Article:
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Planning lessons can be time consuming and stressful, even for an experienced teacher. We know everyone has their own style, but we hope these tips from some of the teachers we work with will help save time and help you deliver outstanding lessons! 

The objective  

Behind every great lesson is a strong learning objective. Before you start, it's important to think about the broader sequence of your lessons and where this fits in to make sure you're on track. Some teachers plan out their learning objectives for a whole topic at the same time, so they can easily ensure they are moving their class through the learning without missing anything or duplicating activities.

To make sure it is achievable, try making sure it's SMART (a cheesy business acronym, but useful to focus your thoughts!)

  • Specific - e.g. Recognise properties of 2D shapes and be able to describe them

  • Measurable - e.g. Be able to correctly describe shapes from group activity, which is reinforced with homework activity

  • Achievable - e.g. Builds on prior knowledge and can be achieved in the lesson

  • Realistic - e.g. includes differentiation and extension activity to support all pupils

  • Timebound - e.g. Be able to learn the descriptive terms and apply them in this hour

Think backwards…where will your students end up?

"I found this useful as I have a tendency to sometimes get carried away planning ideas, then realise that the outcome isn't quite the same as the learning objective! It's a been a good way to stay focused."

Present your lesson plan  

Letting your students know what they will be learning and doing in class will help keep them more engaged and on track. You can share your lesson plan by writing a brief agenda on the board or telling students explicitly what they will be learning and doing in class to structure the lesson, which will help you and students stay on track.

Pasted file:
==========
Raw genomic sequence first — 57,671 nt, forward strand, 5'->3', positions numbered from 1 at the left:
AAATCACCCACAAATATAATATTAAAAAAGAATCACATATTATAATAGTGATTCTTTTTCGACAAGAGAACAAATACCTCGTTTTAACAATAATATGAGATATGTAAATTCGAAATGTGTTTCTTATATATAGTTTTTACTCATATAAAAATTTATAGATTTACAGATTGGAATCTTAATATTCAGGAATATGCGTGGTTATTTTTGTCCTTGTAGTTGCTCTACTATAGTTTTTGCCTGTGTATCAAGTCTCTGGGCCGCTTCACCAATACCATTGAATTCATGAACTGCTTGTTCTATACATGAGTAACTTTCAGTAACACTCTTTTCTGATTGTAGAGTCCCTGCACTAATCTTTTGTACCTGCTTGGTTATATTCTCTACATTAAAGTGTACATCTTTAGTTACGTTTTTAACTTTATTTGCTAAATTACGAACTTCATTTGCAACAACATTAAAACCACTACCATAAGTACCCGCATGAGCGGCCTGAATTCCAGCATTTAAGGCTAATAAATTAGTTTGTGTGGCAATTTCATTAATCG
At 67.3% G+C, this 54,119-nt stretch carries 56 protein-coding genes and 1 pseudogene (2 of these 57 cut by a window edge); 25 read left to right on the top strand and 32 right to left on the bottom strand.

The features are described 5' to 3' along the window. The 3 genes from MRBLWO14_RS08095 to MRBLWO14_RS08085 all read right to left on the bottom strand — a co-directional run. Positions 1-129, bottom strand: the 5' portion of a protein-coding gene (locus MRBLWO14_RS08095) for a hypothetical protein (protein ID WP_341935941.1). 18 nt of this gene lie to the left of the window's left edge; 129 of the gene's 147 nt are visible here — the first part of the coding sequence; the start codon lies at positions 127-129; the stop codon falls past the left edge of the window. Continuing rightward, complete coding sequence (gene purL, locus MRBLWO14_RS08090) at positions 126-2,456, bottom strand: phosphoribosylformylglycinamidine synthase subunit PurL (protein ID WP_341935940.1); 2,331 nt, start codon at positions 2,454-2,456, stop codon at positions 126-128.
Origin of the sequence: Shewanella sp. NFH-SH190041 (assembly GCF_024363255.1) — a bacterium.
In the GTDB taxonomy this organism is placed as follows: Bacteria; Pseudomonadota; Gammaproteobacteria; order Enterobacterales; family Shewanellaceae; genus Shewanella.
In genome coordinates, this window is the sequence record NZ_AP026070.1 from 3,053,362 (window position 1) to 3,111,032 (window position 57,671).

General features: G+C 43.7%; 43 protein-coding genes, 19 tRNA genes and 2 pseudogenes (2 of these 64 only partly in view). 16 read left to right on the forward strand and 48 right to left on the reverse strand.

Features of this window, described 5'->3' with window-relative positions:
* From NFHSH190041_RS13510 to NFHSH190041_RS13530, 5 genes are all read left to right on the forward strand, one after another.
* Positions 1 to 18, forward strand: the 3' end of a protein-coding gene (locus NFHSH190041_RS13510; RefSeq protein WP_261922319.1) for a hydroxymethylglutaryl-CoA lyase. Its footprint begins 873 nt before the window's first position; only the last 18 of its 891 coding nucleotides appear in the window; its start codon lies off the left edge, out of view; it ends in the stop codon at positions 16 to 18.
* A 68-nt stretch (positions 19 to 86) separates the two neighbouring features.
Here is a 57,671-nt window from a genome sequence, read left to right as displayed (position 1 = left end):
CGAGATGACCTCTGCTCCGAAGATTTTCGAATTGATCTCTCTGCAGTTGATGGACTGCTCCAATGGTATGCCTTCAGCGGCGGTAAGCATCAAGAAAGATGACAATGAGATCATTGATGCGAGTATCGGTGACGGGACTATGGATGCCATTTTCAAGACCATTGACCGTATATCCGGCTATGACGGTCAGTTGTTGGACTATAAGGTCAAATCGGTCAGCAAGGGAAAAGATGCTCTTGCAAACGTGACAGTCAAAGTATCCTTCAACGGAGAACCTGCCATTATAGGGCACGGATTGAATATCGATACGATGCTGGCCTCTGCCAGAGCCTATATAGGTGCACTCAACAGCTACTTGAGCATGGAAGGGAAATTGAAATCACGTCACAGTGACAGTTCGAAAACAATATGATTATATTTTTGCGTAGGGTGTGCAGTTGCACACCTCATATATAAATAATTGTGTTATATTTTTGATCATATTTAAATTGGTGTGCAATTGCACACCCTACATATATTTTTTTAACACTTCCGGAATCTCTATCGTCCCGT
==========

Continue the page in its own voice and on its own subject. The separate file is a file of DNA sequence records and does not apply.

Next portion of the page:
Question control  

When planning your lesson, it can be useful to think about what kinds of questions will be productive for discussion and what questions might sidetrack the class, especially if there's some prior knowledge (or possible misconceptions!). It's important to try to strike a balance between discussion and meeting your learning objective, as it's easy to get distracted with a discussion that moves you away from what you're trying to achieve.


There are so many sites to find resources, and they can be such a time saver. However, if you're making or adapting your own, it can be useful to stick to the rule that the time spent on them should be no more than half of the time they'll be used for in the lesson. This can be hard to stick to at first, but is a good way to make sure you're using your time effectively, and focusing on the bigger picture.

Timing and pacing control  

It's very easy, especially if you're still relatively new to a class to under or overestimate how long your pupils will need to process instructions or finish an activity. It can be useful to break your lesson down even further into 2 or 3 mini-lessons to help focus you and your class.

Be reflective  

Even if you're rushed off your feet, jotting down a note or two on the lesson for you to reflect on can be so useful. If it went well, have a think about what worked- was it the way to introduced things? Was the activity really engaging? As a teacher it's easy to focus on the negatives so make sure you give yourself a pat on the back- and use those strategies again!

If it didn't work, the best thing to be done is to dust yourself off. It might be a bit painful, especially if you spent a lot of time on your planning, but thinking about what didn't work as soon as possible, while it's fresh in your mind is the best way to approach things. Be constructive and break things down. Was your introduction right? If so, was it perhaps the activity that wasn't quite right?

And last but not least, look at your plans with a critical eye - would someone new be able to follow it? Is it in full sentences that can be easily read? It might seem like more work, but it means that if you're off ill, the supply teacher will be able to move the class forward without any problems…and next year when you come to dust the plan off, you're much less likely to need to spend more time on it because you have no idea what you meant!